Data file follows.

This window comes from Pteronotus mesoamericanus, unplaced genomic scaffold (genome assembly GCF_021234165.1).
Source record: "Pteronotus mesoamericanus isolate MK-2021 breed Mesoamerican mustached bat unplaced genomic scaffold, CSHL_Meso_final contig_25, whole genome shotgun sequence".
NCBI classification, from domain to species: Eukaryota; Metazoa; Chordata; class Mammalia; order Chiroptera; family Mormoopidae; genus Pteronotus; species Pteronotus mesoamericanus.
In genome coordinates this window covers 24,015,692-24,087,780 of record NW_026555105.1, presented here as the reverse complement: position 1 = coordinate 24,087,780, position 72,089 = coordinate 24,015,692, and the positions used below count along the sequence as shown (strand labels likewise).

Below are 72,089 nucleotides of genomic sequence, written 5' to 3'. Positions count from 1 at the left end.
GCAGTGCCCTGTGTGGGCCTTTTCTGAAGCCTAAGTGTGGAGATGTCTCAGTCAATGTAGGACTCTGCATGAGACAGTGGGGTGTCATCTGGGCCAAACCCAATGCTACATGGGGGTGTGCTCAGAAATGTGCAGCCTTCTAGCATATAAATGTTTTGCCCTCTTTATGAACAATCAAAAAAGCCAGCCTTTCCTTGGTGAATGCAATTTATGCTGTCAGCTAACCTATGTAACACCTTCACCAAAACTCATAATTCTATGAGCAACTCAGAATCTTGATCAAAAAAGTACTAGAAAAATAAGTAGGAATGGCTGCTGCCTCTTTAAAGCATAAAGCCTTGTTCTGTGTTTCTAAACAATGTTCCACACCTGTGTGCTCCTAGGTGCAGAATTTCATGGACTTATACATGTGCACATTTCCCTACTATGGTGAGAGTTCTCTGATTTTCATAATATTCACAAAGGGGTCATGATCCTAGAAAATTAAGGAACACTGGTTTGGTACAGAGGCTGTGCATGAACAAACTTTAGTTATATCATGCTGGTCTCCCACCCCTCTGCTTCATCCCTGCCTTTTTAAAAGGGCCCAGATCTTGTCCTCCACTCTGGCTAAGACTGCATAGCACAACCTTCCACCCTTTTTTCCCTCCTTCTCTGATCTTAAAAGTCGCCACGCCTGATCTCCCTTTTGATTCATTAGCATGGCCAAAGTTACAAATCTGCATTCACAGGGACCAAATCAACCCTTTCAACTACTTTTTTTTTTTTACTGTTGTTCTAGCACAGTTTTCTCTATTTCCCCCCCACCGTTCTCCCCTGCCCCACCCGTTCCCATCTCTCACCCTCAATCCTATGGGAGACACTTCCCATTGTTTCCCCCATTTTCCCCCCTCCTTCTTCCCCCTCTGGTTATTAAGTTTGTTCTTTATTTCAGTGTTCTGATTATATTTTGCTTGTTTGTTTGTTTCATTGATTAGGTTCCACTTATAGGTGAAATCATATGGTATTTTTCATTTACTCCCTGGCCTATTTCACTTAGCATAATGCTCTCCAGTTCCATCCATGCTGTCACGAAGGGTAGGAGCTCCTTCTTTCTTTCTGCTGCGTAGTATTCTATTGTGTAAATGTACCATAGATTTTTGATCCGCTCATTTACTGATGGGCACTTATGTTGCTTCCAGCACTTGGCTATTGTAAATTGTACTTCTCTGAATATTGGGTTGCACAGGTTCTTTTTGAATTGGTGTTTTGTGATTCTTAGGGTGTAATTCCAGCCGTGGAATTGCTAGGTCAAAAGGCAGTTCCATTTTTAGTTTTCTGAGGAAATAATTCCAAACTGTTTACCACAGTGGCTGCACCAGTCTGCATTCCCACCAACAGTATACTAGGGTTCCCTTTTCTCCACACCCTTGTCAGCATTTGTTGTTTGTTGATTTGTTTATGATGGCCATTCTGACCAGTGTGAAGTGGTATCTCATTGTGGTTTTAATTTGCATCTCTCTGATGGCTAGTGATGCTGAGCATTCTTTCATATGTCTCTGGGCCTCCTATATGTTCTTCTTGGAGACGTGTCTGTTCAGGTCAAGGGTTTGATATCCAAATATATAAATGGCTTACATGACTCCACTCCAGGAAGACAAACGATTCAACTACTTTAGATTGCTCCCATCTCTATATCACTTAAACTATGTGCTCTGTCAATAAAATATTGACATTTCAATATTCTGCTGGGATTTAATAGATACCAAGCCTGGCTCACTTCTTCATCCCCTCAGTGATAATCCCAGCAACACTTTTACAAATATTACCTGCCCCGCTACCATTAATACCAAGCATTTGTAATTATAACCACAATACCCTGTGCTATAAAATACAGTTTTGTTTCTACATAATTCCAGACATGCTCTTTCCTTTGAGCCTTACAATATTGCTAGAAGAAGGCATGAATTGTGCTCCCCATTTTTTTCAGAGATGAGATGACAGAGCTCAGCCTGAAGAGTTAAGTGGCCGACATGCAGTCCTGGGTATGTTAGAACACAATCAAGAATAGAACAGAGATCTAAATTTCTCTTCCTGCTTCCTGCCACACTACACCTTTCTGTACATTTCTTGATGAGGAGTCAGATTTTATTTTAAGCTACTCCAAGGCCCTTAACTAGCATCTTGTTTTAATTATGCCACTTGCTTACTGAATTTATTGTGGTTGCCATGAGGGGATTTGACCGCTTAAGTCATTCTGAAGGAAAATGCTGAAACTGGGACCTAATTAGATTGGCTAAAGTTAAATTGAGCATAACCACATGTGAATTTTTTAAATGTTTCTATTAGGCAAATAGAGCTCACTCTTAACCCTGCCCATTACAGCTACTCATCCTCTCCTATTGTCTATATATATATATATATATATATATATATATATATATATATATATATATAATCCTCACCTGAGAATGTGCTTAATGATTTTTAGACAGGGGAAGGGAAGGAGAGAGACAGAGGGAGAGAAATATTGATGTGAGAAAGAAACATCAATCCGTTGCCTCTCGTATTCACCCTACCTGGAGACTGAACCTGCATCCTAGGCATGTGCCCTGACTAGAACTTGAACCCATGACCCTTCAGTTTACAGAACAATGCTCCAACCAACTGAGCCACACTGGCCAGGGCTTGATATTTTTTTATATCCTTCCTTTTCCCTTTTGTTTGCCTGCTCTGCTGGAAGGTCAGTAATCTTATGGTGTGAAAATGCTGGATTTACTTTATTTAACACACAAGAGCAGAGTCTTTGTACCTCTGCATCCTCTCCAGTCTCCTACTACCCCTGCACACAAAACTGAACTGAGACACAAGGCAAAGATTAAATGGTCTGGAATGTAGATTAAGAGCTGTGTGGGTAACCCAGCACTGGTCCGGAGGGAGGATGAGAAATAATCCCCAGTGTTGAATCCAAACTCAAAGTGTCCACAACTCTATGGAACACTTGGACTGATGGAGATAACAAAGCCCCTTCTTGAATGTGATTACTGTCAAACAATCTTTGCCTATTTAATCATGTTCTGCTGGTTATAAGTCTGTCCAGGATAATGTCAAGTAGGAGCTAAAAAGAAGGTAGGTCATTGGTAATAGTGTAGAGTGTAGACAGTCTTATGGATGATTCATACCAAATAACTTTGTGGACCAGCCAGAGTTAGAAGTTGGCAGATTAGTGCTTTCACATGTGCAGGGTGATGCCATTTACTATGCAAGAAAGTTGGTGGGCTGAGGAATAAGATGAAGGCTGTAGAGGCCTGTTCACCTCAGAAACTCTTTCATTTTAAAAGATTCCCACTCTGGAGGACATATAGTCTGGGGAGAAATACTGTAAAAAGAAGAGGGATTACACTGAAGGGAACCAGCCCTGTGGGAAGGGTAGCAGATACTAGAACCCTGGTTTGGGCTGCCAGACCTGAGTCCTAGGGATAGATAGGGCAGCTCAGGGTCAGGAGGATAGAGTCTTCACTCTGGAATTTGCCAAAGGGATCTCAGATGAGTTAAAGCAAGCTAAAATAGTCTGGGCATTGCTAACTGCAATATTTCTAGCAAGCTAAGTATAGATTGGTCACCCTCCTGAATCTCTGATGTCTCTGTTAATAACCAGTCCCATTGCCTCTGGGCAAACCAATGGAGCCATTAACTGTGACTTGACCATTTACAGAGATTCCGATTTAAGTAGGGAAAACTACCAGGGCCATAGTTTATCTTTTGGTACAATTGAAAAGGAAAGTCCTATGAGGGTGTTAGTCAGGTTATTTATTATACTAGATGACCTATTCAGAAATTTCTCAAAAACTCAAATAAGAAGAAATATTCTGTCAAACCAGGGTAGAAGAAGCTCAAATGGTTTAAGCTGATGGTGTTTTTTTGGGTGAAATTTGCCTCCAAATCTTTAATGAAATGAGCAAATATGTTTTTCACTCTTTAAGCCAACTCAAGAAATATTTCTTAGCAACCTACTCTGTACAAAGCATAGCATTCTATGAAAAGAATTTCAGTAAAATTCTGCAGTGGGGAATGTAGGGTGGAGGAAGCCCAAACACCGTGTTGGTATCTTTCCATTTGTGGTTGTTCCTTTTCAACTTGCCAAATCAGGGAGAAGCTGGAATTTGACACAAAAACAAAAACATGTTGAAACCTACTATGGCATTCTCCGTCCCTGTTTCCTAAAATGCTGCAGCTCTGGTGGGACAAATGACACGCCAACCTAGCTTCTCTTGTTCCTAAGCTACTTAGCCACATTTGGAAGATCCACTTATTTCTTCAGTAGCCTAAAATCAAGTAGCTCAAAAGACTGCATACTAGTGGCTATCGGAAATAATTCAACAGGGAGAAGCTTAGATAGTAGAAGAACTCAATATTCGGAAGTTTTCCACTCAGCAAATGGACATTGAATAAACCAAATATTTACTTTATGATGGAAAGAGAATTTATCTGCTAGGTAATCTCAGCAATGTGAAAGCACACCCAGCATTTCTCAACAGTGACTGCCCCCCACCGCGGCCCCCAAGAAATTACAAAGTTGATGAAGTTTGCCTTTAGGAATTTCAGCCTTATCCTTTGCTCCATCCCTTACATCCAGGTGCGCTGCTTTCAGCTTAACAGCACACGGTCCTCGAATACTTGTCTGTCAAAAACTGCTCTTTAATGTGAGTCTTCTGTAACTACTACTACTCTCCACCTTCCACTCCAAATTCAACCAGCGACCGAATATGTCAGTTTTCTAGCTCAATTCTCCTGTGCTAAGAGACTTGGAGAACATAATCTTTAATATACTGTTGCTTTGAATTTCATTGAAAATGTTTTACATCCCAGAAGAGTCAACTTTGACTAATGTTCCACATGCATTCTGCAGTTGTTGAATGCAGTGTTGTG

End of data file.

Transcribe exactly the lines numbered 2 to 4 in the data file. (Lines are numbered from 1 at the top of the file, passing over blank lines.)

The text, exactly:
Source record: "Pteronotus mesoamericanus isolate MK-2021 breed Mesoamerican mustached bat unplaced genomic scaffold, CSHL_Meso_final contig_25, whole genome shotgun sequence".
NCBI classification, from domain to species: Eukaryota; Metazoa; Chordata; class Mammalia; order Chiroptera; family Mormoopidae; genus Pteronotus; species Pteronotus mesoamericanus.
In genome coordinates this window covers 24,015,692-24,087,780 of record NW_026555105.1, presented here as the reverse complement: position 1 = coordinate 24,087,780, position 72,089 = coordinate 24,015,692, and the positions used below count along the sequence as shown (strand labels likewise).